Under current tax rules, payments of UK-sourced yearly interest to non-residents are generally, absent the availability of any domestic or treaty reliefs, subject to WHT at 20%. While overseas funds can generally claim relief, the Government recognises that this can be administratively cumbersome.

As such, the second stage AHC consultation considers whether a bespoke WHT exemption for AHCs making interest payments may be appropriate. Such an exemption would likely need to be supported by some form of main purpose test or qualifying territories list, to avoid artificial diversion of investment income to low-tax territories.

  1. Taxation of UK investors

Under the AHC regime, UK investors in an AHC should be taxed on amounts received from an AHC in accordance with the character of the underlying income (or gain).

If an AHC has obtained relief against taxable income in respect of payments to UK investors, the regime should include rules to ensure such amounts are taxable as income (not capital) in the hands of the UK investors. These rules should also include specific overrides to ensure amounts treated as interest in the hands of UK investors are taxed as income, even where the payment made may be classed as a distribution at the AHC level.

The government also notes in the second-round consultation that distributions to UK investors associated with assets within the loan relationship rules will be considered as income, even where such amounts arguably have a capital component.


Non-domiciled UK residents (non-doms) generally do not pay tax on foreign income or gains unless they are remitted into the UK. The government acknowledges that absent any specific rule, investments in a UK AHC by a non-dom may represent a remittance. To ensure an AHC is also attractive to non-doms, the regime should be drafted so that an AHC falls outside the remittance legislation.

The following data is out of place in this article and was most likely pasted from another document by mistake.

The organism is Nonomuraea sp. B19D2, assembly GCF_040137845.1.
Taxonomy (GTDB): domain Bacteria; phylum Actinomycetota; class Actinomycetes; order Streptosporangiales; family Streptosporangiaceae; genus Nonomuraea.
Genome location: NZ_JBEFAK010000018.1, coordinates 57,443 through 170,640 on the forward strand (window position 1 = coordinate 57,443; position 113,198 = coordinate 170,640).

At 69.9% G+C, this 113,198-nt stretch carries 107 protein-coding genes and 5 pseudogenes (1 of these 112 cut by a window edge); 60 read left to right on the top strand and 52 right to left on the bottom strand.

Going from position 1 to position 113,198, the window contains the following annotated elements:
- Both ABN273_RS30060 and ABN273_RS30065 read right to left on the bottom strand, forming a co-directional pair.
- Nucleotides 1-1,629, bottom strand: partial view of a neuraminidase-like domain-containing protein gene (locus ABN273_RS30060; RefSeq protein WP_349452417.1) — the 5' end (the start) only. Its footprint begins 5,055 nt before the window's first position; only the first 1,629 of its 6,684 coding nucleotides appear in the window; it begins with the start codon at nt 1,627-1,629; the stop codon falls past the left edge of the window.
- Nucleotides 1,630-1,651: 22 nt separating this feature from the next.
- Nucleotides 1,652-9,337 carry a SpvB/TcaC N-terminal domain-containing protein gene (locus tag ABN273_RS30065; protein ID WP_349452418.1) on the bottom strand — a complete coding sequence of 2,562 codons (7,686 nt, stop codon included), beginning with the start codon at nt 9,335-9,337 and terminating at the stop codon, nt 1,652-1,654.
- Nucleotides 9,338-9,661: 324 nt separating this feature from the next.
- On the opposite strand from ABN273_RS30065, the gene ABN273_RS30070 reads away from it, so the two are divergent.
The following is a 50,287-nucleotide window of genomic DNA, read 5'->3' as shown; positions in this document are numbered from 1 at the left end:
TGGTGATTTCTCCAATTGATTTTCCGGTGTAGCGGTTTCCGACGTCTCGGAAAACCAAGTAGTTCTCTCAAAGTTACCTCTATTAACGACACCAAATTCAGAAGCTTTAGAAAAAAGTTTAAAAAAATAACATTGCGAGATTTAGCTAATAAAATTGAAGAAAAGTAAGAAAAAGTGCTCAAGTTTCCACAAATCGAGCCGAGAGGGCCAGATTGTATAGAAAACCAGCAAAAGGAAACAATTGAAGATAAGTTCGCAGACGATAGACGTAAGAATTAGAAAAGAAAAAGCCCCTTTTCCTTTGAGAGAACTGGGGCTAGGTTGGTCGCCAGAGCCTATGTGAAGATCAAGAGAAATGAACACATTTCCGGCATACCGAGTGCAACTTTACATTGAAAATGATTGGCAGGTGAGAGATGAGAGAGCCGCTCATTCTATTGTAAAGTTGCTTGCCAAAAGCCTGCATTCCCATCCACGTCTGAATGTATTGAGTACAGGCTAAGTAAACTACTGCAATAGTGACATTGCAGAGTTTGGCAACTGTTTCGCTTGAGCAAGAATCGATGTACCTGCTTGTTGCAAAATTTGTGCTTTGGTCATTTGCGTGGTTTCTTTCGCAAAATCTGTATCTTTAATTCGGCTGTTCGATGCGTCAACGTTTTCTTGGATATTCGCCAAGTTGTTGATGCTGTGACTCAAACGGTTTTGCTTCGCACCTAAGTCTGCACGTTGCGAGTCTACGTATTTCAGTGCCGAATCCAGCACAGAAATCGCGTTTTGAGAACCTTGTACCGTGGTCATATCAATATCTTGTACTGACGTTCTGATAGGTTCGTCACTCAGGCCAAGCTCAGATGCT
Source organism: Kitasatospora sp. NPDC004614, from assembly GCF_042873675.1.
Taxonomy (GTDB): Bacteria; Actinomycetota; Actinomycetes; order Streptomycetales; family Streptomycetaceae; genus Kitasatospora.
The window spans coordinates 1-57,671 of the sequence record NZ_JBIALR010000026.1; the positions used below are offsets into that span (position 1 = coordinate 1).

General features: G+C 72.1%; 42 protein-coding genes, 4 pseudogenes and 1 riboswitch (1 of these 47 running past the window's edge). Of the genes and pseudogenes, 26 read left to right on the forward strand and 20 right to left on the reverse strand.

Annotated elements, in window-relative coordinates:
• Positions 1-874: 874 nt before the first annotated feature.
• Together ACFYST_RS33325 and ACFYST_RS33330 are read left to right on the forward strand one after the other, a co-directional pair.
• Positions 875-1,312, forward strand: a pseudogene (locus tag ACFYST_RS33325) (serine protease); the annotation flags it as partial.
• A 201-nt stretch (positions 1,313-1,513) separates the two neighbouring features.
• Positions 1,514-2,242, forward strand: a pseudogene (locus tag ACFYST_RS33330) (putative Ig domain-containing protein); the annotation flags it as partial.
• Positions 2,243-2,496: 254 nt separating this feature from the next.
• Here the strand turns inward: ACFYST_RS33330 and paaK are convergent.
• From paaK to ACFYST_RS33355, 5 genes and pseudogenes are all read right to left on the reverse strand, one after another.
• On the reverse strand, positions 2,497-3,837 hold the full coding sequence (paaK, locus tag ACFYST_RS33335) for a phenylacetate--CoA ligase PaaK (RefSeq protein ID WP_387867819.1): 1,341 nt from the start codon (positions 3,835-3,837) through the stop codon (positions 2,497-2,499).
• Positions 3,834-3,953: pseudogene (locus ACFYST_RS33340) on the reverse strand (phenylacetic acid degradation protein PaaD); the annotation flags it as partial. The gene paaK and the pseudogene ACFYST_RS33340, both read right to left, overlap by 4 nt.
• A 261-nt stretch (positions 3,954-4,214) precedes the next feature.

Implications for asset management groups

2021 will be an important year for asset managers and funds, with responses to the UK funds regime review expected later in the year, draft legislation associated with ongoing consultations to be included in the Finance Bill and a commitment from the Government to take forward a review of the VAT treatment of fund management fees.

The global tax environment is evolving, and conditions associated with beneficial ownership, economic substance and purpose are often key requirements to the success of any claim for withholding tax or capital gains relief under many double tax treaties. The presence in the UK of a developed financial services infrastructure, expertise in portfolio management, and a well-defined regulatory and legal framework mean that going forward it may increasingly be viewed as an appropriate jurisdiction for the location of AHCs in terms of commercial purpose and substance.

This publication contains information in summary form and is therefore intended for general guidance only. It is not intended to be a substitute for detailed research or the exercise of professional judgment. Member firms of the global EY organisation cannot accept responsibility for loss to any person relying on this article.